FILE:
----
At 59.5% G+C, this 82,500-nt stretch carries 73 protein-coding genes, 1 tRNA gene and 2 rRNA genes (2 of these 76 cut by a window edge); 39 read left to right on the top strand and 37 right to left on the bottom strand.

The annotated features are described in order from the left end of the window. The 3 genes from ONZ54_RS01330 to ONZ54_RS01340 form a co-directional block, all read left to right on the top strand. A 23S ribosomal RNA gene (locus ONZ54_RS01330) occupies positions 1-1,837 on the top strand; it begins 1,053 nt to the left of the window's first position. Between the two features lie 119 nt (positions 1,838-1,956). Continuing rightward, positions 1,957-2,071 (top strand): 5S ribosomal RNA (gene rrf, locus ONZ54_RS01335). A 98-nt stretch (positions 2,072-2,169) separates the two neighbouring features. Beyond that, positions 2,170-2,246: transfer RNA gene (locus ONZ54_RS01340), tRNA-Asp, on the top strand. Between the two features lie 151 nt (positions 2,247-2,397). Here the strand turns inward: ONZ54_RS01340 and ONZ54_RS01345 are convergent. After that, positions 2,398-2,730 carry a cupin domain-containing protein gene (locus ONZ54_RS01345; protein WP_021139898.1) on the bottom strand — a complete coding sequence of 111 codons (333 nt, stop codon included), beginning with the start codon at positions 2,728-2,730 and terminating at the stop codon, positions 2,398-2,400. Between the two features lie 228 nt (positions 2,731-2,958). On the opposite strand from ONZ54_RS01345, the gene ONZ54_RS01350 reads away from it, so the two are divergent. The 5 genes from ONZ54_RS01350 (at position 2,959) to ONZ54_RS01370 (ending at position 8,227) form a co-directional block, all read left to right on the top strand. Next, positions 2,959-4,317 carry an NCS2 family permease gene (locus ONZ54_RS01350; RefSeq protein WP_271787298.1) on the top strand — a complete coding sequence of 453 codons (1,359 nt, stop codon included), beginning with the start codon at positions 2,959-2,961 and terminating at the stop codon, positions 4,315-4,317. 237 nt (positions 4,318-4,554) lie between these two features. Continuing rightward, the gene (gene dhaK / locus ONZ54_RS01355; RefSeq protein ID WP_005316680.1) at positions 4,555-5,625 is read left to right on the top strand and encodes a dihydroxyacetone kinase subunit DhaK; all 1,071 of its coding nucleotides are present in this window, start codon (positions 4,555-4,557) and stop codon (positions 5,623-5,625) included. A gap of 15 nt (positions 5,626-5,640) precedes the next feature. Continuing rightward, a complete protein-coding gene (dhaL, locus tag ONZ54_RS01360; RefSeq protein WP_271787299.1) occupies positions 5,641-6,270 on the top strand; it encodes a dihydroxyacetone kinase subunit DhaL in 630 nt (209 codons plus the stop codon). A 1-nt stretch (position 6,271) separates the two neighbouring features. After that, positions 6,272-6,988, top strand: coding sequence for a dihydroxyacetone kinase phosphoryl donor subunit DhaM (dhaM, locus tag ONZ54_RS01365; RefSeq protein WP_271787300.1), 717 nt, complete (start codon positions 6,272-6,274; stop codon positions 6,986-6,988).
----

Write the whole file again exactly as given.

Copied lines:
At 59.5% G+C, this 82,500-nt stretch carries 73 protein-coding genes, 1 tRNA gene and 2 rRNA genes (2 of these 76 cut by a window edge); 39 read left to right on the top strand and 37 right to left on the bottom strand.

The annotated features are described in order from the left end of the window. The 3 genes from ONZ54_RS01330 to ONZ54_RS01340 form a co-directional block, all read left to right on the top strand. A 23S ribosomal RNA gene (locus ONZ54_RS01330) occupies positions 1-1,837 on the top strand; it begins 1,053 nt to the left of the window's first position. Between the two features lie 119 nt (positions 1,838-1,956). Continuing rightward, positions 1,957-2,071 (top strand): 5S ribosomal RNA (gene rrf, locus ONZ54_RS01335). A 98-nt stretch (positions 2,072-2,169) separates the two neighbouring features. Beyond that, positions 2,170-2,246: transfer RNA gene (locus ONZ54_RS01340), tRNA-Asp, on the top strand. Between the two features lie 151 nt (positions 2,247-2,397). Here the strand turns inward: ONZ54_RS01340 and ONZ54_RS01345 are convergent. After that, positions 2,398-2,730 carry a cupin domain-containing protein gene (locus ONZ54_RS01345; protein WP_021139898.1) on the bottom strand — a complete coding sequence of 111 codons (333 nt, stop codon included), beginning with the start codon at positions 2,728-2,730 and terminating at the stop codon, positions 2,398-2,400. Between the two features lie 228 nt (positions 2,731-2,958). On the opposite strand from ONZ54_RS01345, the gene ONZ54_RS01350 reads away from it, so the two are divergent. The 5 genes from ONZ54_RS01350 (at position 2,959) to ONZ54_RS01370 (ending at position 8,227) form a co-directional block, all read left to right on the top strand. Next, positions 2,959-4,317 carry an NCS2 family permease gene (locus ONZ54_RS01350; RefSeq protein WP_271787298.1) on the top strand — a complete coding sequence of 453 codons (1,359 nt, stop codon included), beginning with the start codon at positions 2,959-2,961 and terminating at the stop codon, positions 4,315-4,317. 237 nt (positions 4,318-4,554) lie between these two features. Continuing rightward, the gene (gene dhaK / locus ONZ54_RS01355; RefSeq protein ID WP_005316680.1) at positions 4,555-5,625 is read left to right on the top strand and encodes a dihydroxyacetone kinase subunit DhaK; all 1,071 of its coding nucleotides are present in this window, start codon (positions 4,555-4,557) and stop codon (positions 5,623-5,625) included. A gap of 15 nt (positions 5,626-5,640) precedes the next feature. Continuing rightward, a complete protein-coding gene (dhaL, locus tag ONZ54_RS01360; RefSeq protein WP_271787299.1) occupies positions 5,641-6,270 on the top strand; it encodes a dihydroxyacetone kinase subunit DhaL in 630 nt (209 codons plus the stop codon). A 1-nt stretch (position 6,271) separates the two neighbouring features. After that, positions 6,272-6,988, top strand: coding sequence for a dihydroxyacetone kinase phosphoryl donor subunit DhaM (dhaM, locus tag ONZ54_RS01365; RefSeq protein WP_271787300.1), 717 nt, complete (start codon positions 6,272-6,274; stop codon positions 6,986-6,988).